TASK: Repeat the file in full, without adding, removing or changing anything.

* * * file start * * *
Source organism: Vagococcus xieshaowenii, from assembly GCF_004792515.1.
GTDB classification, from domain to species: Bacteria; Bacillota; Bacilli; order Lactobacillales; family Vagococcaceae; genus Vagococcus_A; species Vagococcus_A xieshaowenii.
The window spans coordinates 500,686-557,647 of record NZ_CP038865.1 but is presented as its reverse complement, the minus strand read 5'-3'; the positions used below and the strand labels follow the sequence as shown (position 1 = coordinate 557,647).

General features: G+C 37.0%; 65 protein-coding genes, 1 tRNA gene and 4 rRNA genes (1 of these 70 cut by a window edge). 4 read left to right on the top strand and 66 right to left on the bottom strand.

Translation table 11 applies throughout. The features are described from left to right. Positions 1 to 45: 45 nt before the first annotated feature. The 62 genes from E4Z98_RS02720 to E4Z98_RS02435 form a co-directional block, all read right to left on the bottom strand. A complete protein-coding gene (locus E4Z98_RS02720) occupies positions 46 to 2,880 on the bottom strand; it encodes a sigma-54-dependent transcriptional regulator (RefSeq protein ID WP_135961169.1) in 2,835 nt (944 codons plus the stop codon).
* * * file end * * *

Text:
Source organism: Vagococcus xieshaowenii, from assembly GCF_004792515.1.
GTDB classification, from domain to species: Bacteria; Bacillota; Bacilli; order Lactobacillales; family Vagococcaceae; genus Vagococcus_A; species Vagococcus_A xieshaowenii.
The window spans coordinates 500,686-557,647 of record NZ_CP038865.1 but is presented as its reverse complement, the minus strand read 5'-3'; the positions used below and the strand labels follow the sequence as shown (position 1 = coordinate 557,647).

General features: G+C 37.0%; 65 protein-coding genes, 1 tRNA gene and 4 rRNA genes (1 of these 70 cut by a window edge). 4 read left to right on the top strand and 66 right to left on the bottom strand.

Translation table 11 applies throughout. The features are described from left to right. Positions 1 to 45: 45 nt before the first annotated feature. The 62 genes from E4Z98_RS02720 to E4Z98_RS02435 form a co-directional block, all read right to left on the bottom strand. A complete protein-coding gene (locus E4Z98_RS02720) occupies positions 46 to 2,880 on the bottom strand; it encodes a sigma-54-dependent transcriptional regulator (RefSeq protein ID WP_135961169.1) in 2,835 nt (944 codons plus the stop codon).